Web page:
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Unemployment in China? Yes, if you're a college grad
06/03/2010 1:58 pm EST
Answer: It depends on which workers.
For blue collar manufacturing workers in China’s export industries, the answer is True.
Foxconn, the subsidiary of Taiwan’s Hon Hai Precision that assembles Apple’s iPod, iPhone, and iPad (as well as products for Hewlett-Packard, Dell, and Sony), will raise pay for its workers by 30% after a series of worker suicides.
Honda has offered raises of 24% to settle a strike at its Foshan transmission plant.
The government in Shenzhen, a key manufacturing center, will raise the minimum wage there by 10% to 20% on July 1.
Wages have roughly doubled over the last five years for blue-collar workers in the export factories in the region around Hong Kong.
But for college graduates, the answer is False.
China is suffering a glut of college-educated workers that has led to a decline in pay. One Chinese company told the New York Times that a recent graduate with a degree in computer science would have commanded pay of $585 a month ten years ago but is paid just $512 a month now.
And that’s assuming the college graduate gets a job offer at all. 20% of graduates with a B.A or B.S. would be willing to work for free in their first job because it is so hard to find work, according to a recent survey by the Communist Youth League Beijing Committee.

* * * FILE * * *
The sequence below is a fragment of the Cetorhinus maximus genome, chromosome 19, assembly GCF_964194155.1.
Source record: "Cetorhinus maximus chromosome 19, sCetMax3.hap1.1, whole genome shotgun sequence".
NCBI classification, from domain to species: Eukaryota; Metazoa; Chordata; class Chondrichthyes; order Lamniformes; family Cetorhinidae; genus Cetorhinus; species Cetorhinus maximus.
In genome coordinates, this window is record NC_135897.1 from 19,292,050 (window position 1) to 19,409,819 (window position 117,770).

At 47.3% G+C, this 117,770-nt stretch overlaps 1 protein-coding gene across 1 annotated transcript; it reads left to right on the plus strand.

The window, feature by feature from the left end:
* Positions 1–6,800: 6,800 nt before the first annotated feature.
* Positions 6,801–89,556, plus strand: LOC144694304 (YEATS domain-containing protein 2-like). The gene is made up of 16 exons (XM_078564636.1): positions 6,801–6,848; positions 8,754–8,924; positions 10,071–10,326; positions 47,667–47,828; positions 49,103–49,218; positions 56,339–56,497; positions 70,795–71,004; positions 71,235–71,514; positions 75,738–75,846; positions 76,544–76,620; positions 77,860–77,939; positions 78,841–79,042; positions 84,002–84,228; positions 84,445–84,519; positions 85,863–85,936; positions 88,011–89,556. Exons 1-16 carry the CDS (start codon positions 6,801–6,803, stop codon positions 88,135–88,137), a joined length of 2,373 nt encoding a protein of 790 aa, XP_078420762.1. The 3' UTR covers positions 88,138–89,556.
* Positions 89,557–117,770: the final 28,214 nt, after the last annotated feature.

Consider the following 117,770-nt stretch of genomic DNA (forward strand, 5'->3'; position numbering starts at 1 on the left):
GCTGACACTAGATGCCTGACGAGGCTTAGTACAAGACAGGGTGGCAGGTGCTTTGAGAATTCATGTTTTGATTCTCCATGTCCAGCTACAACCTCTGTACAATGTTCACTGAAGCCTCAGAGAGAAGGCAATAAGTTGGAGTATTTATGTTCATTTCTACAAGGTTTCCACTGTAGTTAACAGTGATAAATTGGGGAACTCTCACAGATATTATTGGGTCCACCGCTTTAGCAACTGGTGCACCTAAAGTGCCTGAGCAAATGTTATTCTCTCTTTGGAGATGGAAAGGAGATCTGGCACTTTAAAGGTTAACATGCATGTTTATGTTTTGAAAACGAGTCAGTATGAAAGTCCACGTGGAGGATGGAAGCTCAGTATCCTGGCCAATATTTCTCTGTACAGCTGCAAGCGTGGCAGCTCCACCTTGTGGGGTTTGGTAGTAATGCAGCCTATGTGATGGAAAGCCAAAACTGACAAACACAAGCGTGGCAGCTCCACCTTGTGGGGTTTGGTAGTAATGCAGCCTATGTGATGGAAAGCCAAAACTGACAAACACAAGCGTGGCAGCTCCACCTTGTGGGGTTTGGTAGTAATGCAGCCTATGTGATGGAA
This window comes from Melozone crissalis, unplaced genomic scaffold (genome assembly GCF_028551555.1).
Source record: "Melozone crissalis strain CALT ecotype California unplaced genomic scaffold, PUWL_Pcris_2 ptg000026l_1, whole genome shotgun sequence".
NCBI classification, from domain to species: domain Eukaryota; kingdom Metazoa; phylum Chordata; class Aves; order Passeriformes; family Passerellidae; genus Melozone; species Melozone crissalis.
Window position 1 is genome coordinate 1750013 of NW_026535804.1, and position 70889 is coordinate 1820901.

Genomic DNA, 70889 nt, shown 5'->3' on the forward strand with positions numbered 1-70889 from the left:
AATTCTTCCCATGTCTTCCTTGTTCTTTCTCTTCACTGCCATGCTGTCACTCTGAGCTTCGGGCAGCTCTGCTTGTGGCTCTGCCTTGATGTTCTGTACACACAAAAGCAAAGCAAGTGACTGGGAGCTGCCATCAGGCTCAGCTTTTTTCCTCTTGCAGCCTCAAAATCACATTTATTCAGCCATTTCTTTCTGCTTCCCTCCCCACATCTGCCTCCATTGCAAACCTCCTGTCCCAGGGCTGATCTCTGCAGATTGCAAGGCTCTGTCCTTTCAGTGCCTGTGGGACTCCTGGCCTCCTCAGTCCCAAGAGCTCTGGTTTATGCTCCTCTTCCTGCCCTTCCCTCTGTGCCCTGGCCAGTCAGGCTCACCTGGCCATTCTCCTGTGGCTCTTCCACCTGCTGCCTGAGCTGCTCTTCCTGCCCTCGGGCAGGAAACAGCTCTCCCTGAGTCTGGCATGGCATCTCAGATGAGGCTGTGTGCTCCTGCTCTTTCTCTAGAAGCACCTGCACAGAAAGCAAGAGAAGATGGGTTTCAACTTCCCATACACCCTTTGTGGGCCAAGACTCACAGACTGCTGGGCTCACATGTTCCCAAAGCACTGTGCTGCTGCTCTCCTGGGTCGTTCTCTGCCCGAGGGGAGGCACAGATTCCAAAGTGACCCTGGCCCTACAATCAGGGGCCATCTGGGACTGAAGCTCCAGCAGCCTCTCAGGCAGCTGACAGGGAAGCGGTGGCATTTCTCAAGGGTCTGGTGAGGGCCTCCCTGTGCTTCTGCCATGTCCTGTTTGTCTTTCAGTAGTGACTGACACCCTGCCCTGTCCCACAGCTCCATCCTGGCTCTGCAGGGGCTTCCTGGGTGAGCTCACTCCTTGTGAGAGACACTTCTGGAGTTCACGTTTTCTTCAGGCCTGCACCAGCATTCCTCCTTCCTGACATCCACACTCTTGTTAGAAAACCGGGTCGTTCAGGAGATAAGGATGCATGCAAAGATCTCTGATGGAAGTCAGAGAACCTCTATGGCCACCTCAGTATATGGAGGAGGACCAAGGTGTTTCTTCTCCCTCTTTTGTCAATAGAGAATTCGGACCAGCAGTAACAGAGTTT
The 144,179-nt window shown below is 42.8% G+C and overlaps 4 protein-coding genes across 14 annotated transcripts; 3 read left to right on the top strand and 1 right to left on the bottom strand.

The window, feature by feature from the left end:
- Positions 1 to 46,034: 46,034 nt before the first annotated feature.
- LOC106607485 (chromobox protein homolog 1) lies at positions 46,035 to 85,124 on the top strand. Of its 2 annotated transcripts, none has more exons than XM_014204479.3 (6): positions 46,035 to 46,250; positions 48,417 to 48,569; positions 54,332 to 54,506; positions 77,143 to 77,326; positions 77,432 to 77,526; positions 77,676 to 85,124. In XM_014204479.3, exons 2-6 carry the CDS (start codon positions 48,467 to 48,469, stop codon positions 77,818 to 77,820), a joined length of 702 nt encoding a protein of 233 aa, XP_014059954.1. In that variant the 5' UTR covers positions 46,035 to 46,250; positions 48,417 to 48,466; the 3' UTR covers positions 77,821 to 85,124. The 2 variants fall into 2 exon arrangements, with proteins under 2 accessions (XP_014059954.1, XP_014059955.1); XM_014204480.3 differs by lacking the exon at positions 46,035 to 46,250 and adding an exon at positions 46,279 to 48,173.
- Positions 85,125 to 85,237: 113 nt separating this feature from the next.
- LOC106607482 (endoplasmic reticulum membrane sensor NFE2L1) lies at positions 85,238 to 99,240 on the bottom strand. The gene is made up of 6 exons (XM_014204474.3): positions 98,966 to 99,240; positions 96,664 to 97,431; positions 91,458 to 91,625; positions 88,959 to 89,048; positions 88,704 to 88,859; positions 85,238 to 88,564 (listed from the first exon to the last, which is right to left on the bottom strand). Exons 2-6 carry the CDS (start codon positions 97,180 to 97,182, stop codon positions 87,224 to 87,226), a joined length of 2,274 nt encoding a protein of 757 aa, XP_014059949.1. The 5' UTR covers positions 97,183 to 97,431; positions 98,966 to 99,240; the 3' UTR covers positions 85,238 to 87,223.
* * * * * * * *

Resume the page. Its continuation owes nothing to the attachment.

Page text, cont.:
While big cities have growing numbers of unemployed college graduates—often single children whose families have spent all their savings on a university education—the coastal manufacturing regions can’t find enough workers.
As a very short-term fix, the Chinese government has been requiring state-controlled companies to hire large numbers of the college-educated unemployed and encouraging manufacturing companies to move inland to areas where it’s easy to find workers.
In the long-term you can bet that the planners in Beijing will be looking to encourage the growth of industries that will absorb this college educated workforce.
Just another reason that China will aggressively climb the value-add ladder in industries from autos to telecommunications equipment.
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